I have always been a bookworm.
My love of reading is genetic, methinks. My Daddy, a teacher by profession, always had his nose in a book. Mind you, his father, my late Pa, was much the same: a bookshelf in his study was stuffed with all manner of books and scribbled-in notebooks.
When I was eight years old, my father took my sister and I to the Grosvenor Library (yes, I’m originally rough and tough, from the Bluff *wink wink*) and got us our first library cards. We would race to the children’s section, each claim a little stool, then pore greedily over the colourful books until it was time to leave. Every two weeks, we would excitedly shoulder our book bags and wait for Daddy to take us back.
The other day, he sent me a photo of a Topsy & Tim book and I teared up. Those were the first books I ever read on my own, and it took me back to those precious moments discovering a love for words.
It also made me remember my grade three teacher, Mrs. Bailey, who introduced me to the wizardry of Roald Dahl. She would gather us on the carpet on Fridays and take us to the magical worlds of impossibly fantastic chocolate factories, inside giant peaches and to a world where giants could swivel their ears! Sometimes, she would let us play with her pretty brown hair and I would peek over her shoulder, lapping up the words as she read them.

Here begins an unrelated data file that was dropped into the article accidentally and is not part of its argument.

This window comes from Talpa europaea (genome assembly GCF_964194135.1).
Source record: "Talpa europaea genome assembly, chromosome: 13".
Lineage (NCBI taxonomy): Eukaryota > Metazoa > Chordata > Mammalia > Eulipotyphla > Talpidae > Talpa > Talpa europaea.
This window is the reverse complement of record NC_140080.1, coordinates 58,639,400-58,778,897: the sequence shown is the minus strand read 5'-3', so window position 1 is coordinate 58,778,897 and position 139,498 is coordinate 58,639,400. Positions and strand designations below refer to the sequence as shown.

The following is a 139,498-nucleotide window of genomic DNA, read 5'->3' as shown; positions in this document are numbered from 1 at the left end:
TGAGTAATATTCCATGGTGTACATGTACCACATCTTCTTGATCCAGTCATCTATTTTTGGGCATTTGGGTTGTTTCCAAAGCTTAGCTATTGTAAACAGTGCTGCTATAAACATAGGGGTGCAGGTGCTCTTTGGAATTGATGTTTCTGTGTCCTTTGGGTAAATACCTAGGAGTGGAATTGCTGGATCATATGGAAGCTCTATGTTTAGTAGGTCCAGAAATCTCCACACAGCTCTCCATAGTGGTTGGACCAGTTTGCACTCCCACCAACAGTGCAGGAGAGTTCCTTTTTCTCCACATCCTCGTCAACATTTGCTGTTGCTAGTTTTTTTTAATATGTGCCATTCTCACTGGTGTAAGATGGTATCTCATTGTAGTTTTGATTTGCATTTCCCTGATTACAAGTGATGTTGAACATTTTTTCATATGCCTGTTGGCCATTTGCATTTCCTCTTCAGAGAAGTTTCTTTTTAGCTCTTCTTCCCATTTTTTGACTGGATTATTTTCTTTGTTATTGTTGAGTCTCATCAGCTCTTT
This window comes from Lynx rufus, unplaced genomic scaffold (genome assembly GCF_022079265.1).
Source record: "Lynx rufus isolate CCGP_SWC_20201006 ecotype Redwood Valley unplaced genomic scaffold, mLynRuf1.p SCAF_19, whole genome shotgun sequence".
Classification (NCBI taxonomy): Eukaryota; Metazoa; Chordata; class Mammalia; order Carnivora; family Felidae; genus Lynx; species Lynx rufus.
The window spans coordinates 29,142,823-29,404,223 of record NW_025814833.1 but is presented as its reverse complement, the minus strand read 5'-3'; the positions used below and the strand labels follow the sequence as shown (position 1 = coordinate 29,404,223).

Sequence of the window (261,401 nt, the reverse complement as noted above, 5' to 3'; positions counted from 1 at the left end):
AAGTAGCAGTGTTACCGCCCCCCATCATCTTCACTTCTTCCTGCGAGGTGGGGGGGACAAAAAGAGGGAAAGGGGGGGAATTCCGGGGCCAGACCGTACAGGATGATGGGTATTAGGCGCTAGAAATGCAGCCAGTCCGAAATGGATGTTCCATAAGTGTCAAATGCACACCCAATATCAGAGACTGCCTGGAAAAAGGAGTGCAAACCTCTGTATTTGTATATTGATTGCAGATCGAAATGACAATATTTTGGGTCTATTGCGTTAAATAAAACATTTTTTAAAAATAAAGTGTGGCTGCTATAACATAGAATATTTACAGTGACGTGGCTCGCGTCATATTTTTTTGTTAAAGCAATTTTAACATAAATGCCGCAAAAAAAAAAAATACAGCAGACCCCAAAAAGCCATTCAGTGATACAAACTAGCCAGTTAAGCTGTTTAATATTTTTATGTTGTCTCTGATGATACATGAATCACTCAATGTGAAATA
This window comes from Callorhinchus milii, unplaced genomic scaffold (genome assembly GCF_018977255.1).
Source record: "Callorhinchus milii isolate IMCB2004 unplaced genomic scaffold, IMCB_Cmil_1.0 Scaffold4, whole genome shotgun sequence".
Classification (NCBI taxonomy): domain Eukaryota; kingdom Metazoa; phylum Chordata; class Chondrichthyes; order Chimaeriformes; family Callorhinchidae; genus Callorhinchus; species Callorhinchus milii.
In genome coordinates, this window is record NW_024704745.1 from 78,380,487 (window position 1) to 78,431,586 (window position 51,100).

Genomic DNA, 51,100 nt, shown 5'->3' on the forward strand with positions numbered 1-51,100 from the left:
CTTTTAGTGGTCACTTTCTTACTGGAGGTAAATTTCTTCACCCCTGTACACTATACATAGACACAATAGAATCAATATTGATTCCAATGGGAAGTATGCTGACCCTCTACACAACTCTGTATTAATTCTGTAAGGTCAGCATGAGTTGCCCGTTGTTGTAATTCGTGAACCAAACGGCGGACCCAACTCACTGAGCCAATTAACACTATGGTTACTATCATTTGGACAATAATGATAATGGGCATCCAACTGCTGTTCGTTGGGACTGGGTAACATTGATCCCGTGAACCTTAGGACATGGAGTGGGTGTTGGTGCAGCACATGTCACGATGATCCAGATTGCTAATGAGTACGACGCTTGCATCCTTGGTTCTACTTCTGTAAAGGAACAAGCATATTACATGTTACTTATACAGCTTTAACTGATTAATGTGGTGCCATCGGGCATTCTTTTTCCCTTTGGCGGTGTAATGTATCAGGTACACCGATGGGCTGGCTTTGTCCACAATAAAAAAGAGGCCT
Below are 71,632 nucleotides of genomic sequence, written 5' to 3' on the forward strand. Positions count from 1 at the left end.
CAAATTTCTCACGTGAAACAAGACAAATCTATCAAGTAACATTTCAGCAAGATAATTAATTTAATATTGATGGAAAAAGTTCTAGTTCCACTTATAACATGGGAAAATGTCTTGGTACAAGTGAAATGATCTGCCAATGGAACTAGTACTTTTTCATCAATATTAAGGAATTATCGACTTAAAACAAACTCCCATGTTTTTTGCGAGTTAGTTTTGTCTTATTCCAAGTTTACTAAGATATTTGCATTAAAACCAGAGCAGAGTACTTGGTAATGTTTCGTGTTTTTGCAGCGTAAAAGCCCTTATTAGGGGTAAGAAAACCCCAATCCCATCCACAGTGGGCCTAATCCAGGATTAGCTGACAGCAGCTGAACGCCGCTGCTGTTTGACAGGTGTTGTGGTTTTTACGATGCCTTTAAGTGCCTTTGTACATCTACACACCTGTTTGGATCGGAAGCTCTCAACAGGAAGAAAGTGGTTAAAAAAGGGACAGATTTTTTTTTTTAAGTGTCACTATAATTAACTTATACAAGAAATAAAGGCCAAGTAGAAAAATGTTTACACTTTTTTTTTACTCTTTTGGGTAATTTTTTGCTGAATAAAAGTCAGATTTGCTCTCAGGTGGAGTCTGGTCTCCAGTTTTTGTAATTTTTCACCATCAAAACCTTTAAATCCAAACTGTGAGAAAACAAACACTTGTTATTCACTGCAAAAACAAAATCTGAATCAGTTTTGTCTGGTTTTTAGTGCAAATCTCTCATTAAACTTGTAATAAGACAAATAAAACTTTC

My favourite Roald Dahl book is Matilda. I see so much of myself in the character: her feistiness, her determination, and her peace with the fact that she was different to other girls her age.
Of course, everyone who read the book or watched the movie fell rapturously in love with Matilda’s warmhearted teacher turned adoptive mother, Miss Honey. Her kindness, strength and gentleness made us all wish we were in her class. She routinely pours courage into Matilda, once telling her: “I know you are only a tiny little girl, but there is some kind of magic in you somewhere. I’ve seen it with my own eyes!”
Whenever I feel scared, out of my depth or dwarfed by the challenges that sneak up on me, I imagine Miss Honey whispering that to me. I want you to do the same.
Words are so powerful. Those we speak others and – most importantly – those we utter to ourselves. This Spring, I challenge you to be a Miss Honey. Look for the magic in those you meet and then tell them about it. You might just make their day or, in the case of Matilda, inspire them to be even more magical.
When you’ve done that, be your own Miss Honey. Call out the magic you see in yourself (it’s there, I promise) and wear it proudly.